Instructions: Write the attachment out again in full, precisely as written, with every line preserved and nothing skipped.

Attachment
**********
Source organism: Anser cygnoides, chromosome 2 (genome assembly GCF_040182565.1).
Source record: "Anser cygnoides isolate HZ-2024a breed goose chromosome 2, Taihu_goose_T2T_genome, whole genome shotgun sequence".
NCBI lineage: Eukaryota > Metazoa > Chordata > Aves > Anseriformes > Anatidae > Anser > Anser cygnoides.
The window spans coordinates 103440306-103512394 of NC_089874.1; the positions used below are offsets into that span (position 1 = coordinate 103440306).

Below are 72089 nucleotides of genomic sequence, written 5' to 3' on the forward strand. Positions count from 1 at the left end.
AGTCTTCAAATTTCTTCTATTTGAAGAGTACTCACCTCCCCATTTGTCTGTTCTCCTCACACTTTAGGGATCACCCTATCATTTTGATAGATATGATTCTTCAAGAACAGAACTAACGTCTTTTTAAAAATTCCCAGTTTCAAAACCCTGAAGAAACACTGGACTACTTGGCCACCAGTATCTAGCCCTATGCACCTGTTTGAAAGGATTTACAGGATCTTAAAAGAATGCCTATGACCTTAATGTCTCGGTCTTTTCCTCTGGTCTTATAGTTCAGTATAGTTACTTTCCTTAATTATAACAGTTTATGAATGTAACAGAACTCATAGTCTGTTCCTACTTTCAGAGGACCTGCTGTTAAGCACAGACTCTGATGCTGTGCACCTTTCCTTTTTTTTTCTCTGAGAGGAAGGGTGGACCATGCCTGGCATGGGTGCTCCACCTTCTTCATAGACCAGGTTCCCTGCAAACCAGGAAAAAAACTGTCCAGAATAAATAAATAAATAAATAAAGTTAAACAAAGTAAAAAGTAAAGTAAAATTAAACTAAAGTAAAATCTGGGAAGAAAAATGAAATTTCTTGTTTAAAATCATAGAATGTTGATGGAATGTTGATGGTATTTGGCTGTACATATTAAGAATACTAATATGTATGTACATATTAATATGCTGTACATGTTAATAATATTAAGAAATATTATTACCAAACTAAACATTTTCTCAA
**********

Source organism: Anser cygnoides, chromosome 2 (genome assembly GCF_040182565.1).
Source record: "Anser cygnoides isolate HZ-2024a breed goose chromosome 2, Taihu_goose_T2T_genome, whole genome shotgun sequence".
NCBI lineage: Eukaryota > Metazoa > Chordata > Aves > Anseriformes > Anatidae > Anser > Anser cygnoides.
The window spans coordinates 103440306-103512394 of NC_089874.1; the positions used below are offsets into that span (position 1 = coordinate 103440306).

Below are 72089 nucleotides of genomic sequence, written 5' to 3' on the forward strand. Positions count from 1 at the left end.
AGTCTTCAAATTTCTTCTATTTGAAGAGTACTCACCTCCCCATTTGTCTGTTCTCCTCACACTTTAGGGATCACCCTATCATTTTGATAGATATGATTCTTCAAGAACAGAACTAACGTCTTTTTAAAAATTCCCAGTTTCAAAACCCTGAAGAAACACTGGACTACTTGGCCACCAGTATCTAGCCCTATGCACCTGTTTGAAAGGATTTACAGGATCTTAAAAGAATGCCTATGACCTTAATGTCTCGGTCTTTTCCTCTGGTCTTATAGTTCAGTATAGTTACTTTCCTTAATTATAACAGTTTATGAATGTAACAGAACTCATAGTCTGTTCCTACTTTCAGAGGACCTGCTGTTAAGCACAGACTCTGATGCTGTGCACCTTTCCTTTTTTTTTCTCTGAGAGGAAGGGTGGACCATGCCTGGCATGGGTGCTCCACCTTCTTCATAGACCAGGTTCCCTGCAAACCAGGAAAAAAACTGTCCAGAATAAATAAATAAATAAATAAAGTTAAACAAAGTAAAAAGTAAAGTAAAATTAAACTAAAGTAAAATCTGGGAAGAAAAATGAAATTTCTTGTTTAAAATCATAGAATGTTGATGGAATGTTGATGGTATTTGGCTGTACATATTAAGAATACTAATATGTATGTACATATTAATATGCTGTACATGTTAATAATATTAAGAAATATTATTACCAAACTAAACATTTTCTCAA